Student Surfit and Scheduling Success

I am not sure if you are aware, dear readers, this post marks one year for this blog. So much has changed in the last year. Teaching-wise I am starting to move away from online a bit. I will keep some of my online students through VIPKid, as the company acceptance rate is only about 12% of applicants hired. That’s 4% lower than Princeton’s acceptance rate. But I am happy to report that I have my first in real life consistent student from The English Center for 8 90-minute lessons. In fact, we met for the first time last night. We are to meet barring any complications on Monday evenings. Poor Felix. We have had to cut his lesson on Monday to just an hour. For me, that means that Monday will be a full 8 1/2 hour teaching day. I hope that my new student, we’ll call him Rex, does not want to change the Monday lesson. Speaking of Felix, we spent last week working on phrasal verbs, which to me is one of the hardest things to teach and the hardest thing to learn for students. In fact, I think I need to dial it down and teach more about prepositions first.

Over in the suburbs of Amsterdam, Carlton and I met on Tuesday, after an absence of two weeks. His mom canceled the previous Tuesday. With him, we continue with our spelling course and working on extracting relevant information from word problems to solve them, which are two things that he struggles with. Last Tuesday, we also played a funny version of a memory game. Instead of trying to guess where the words were by flipping over the cards we actually mix them up and put them word side up. When he found a pair he had to make a sentence with the word. These little flash cards I got from his teacher at the British school. The list is made up of words that year two students commonly misspell.

I also have a new student as a result of the Amsterdam language café. We’ll call her Janice. She is looking to improve her conversational English as well as IT terminology as she wants to go back to work and wants to switch careers to software development. I am particularly excited by this opportunity because I think there need to be more women in stem. There aren’t enough of us in Science, Technology, Engineering, and Math. And I kind of feel really good that I’m doing a small part to remedy that. Long ago were the days of my own study of Physics, and while I do not regret the path my life took, I love being able to stay current with industries that don’t have very many women at all.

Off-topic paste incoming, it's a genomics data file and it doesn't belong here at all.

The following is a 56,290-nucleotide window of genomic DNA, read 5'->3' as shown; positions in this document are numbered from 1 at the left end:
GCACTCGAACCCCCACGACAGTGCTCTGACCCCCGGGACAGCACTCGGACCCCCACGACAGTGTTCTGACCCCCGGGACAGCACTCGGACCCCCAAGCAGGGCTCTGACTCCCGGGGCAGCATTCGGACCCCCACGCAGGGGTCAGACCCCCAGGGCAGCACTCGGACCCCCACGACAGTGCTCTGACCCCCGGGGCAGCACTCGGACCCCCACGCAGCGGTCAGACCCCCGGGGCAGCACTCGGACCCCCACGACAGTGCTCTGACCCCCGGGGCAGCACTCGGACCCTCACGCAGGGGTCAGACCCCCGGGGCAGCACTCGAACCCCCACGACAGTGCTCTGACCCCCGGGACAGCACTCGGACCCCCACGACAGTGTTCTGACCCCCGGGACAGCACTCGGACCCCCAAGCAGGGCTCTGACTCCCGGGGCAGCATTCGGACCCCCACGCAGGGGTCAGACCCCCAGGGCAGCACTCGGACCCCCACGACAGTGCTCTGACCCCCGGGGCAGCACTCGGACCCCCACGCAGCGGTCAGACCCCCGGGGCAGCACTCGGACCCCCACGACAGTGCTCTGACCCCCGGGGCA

Over in the writing world, I have discovered the word wars help me a lot. I can at least get some writing done in the context of a meeting. And since my English language story for the German/Polish market is currently on hold, I have gone back to the novel. I don’t think I’ve ever spoken about when my novel here. It is an urban fantasy set in Scotland specifically in Edinburgh with a cast of characters that kind of resembles the cast of Scooby Doo. Minus the great Dane and mystery machine. There’s also lots more magic and less unmasking. It’s taken me seven years to get to 55,000 words. Not all of them Nanowrimo. I am really happy to be able to connect with my characters and that they are talking to me again.

That’s all she wrote for this Inkreadable installment. Stay tuned. As always, there is more to come.

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